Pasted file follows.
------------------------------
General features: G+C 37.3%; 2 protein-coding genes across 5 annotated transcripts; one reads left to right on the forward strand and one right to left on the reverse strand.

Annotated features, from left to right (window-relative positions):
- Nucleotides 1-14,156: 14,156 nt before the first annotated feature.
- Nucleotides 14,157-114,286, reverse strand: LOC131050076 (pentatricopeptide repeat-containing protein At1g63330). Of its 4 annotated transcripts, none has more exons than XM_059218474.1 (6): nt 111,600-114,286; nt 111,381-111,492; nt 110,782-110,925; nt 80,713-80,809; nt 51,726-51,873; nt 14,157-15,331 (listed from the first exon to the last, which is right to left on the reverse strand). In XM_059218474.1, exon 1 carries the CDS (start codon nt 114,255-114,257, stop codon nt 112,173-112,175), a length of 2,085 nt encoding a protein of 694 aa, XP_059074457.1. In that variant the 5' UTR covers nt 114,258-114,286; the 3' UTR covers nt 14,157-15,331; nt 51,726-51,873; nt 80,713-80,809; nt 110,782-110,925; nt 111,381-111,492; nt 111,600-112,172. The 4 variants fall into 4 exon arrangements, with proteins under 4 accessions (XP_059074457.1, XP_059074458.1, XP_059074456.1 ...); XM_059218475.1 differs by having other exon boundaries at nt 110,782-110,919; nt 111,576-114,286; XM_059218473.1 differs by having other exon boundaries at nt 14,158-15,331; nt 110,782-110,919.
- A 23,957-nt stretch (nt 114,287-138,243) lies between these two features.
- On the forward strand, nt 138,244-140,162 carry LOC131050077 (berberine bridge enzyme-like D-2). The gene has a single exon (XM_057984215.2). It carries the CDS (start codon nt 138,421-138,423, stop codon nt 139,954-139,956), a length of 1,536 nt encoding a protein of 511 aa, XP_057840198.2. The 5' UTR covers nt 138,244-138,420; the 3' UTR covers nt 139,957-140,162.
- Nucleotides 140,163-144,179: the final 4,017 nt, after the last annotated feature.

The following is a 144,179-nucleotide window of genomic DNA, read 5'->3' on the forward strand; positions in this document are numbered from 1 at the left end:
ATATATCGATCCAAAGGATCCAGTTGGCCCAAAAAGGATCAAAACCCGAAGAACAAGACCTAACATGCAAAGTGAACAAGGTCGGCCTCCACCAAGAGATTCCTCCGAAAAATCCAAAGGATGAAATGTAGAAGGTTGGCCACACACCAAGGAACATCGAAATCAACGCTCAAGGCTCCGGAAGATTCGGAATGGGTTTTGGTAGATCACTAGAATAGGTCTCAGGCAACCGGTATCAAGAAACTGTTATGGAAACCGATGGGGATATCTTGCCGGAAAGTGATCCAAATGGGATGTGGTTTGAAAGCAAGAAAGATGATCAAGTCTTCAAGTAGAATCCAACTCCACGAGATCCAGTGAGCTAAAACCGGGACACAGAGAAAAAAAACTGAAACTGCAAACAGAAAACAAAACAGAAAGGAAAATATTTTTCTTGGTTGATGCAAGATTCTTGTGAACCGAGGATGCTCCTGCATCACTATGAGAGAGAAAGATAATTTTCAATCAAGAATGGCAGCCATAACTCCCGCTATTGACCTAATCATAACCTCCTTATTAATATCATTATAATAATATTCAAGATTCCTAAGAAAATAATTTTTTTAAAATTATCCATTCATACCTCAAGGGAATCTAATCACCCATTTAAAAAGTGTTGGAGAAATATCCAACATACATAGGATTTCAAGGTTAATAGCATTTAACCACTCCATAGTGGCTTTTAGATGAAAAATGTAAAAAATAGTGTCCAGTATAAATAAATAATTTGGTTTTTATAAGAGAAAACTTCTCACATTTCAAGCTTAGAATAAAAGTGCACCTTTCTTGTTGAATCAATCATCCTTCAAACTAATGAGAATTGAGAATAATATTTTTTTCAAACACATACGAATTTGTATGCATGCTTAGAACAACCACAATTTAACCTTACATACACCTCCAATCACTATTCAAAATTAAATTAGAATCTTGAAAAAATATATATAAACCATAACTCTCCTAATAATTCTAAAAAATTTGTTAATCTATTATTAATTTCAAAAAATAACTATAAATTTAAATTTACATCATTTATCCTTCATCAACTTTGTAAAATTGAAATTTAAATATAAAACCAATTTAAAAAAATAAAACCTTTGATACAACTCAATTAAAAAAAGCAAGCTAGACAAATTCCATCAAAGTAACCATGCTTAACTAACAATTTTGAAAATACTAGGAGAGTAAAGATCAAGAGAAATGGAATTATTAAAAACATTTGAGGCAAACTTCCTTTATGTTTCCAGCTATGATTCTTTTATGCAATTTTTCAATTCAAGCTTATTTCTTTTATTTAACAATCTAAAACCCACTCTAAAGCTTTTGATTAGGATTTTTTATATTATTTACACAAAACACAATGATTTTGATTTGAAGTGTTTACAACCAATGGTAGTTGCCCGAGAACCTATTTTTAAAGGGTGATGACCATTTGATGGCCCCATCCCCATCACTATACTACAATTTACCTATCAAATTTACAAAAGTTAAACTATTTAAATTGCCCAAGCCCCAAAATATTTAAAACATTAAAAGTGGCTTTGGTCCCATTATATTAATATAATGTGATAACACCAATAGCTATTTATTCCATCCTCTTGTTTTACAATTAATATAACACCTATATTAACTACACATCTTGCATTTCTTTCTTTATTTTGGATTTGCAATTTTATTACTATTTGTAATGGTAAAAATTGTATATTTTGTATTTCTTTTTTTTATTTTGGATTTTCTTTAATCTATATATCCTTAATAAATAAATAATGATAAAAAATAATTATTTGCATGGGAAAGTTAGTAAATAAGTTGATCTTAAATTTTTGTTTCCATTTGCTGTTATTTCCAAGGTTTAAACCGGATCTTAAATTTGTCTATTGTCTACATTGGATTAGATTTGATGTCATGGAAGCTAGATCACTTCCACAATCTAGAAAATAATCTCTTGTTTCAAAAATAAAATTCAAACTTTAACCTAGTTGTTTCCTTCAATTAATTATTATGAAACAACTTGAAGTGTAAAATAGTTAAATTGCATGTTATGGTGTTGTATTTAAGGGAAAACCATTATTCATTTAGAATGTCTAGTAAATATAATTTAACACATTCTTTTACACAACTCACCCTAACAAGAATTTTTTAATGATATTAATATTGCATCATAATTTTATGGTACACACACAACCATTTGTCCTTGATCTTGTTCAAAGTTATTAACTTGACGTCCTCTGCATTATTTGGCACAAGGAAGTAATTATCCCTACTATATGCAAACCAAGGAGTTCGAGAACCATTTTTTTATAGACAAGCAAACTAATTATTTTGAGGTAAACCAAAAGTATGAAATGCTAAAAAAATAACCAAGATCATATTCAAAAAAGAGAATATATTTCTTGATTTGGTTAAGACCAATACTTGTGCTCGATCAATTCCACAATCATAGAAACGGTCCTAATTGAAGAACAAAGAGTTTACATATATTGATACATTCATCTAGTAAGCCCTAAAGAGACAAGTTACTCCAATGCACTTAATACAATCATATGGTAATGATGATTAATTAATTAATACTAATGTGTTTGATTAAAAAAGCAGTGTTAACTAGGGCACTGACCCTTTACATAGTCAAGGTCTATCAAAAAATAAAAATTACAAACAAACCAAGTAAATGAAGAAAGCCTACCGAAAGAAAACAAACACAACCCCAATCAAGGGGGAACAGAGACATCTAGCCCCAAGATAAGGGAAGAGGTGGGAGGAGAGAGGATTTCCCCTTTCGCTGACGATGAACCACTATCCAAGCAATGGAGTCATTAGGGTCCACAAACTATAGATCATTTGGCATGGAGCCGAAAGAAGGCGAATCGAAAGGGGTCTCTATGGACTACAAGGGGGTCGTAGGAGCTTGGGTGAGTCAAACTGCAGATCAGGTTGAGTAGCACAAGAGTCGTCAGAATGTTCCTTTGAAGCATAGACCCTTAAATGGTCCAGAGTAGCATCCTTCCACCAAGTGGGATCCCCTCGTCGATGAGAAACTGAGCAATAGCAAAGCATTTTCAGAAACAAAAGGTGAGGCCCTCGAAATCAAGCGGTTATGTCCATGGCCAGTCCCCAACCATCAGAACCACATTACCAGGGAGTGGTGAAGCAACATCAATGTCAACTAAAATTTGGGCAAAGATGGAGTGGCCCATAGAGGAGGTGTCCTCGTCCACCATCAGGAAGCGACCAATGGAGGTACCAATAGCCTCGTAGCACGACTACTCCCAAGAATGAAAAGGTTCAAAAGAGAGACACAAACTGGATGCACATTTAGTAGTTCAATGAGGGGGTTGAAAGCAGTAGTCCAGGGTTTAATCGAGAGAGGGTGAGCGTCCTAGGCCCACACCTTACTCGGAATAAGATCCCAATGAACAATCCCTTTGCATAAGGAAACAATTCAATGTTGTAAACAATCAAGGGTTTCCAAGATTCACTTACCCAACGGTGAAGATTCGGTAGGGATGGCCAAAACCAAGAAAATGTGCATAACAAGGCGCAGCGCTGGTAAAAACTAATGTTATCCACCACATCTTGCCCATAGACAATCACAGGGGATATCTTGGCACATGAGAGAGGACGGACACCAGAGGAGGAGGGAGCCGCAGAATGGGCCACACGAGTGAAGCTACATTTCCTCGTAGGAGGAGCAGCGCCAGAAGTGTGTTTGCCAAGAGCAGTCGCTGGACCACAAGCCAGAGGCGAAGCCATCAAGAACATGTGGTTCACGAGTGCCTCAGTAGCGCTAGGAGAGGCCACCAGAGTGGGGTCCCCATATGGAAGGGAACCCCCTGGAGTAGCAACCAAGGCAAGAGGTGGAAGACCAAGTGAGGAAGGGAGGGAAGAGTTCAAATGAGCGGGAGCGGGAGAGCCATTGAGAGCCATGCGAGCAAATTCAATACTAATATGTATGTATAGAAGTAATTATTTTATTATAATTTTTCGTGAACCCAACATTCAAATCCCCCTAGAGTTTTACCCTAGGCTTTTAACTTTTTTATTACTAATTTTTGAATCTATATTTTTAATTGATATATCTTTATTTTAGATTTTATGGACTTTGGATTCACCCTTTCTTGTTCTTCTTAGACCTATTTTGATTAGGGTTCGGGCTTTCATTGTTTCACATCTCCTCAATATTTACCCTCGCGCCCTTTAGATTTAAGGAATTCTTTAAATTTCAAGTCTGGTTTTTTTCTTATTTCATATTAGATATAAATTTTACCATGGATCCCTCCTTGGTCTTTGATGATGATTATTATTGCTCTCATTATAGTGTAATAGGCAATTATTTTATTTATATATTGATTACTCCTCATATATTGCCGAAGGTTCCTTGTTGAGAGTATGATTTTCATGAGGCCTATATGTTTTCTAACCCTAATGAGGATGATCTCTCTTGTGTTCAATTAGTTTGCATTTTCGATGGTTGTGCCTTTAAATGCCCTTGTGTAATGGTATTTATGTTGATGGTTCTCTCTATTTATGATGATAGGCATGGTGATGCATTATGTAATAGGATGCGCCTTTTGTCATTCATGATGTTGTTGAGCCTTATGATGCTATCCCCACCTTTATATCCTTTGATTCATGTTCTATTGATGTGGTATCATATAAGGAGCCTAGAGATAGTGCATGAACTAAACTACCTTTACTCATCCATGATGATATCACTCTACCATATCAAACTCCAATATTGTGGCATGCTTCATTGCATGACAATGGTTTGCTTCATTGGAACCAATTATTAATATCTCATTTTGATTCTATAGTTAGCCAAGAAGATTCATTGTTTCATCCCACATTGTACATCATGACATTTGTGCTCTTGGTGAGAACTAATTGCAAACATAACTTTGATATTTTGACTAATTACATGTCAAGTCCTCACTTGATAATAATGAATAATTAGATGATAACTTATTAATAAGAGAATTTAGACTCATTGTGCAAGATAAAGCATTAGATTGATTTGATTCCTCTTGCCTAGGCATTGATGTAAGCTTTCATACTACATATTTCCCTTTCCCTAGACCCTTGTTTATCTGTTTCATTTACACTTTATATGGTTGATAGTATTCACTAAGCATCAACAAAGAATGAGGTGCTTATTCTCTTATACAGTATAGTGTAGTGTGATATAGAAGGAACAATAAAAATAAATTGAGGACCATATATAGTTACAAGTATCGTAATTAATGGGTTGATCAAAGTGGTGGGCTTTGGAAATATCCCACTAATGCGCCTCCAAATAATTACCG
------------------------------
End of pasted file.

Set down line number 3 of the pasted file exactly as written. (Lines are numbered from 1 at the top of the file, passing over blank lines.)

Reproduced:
- Nucleotides 1-14,156: 14,156 nt before the first annotated feature.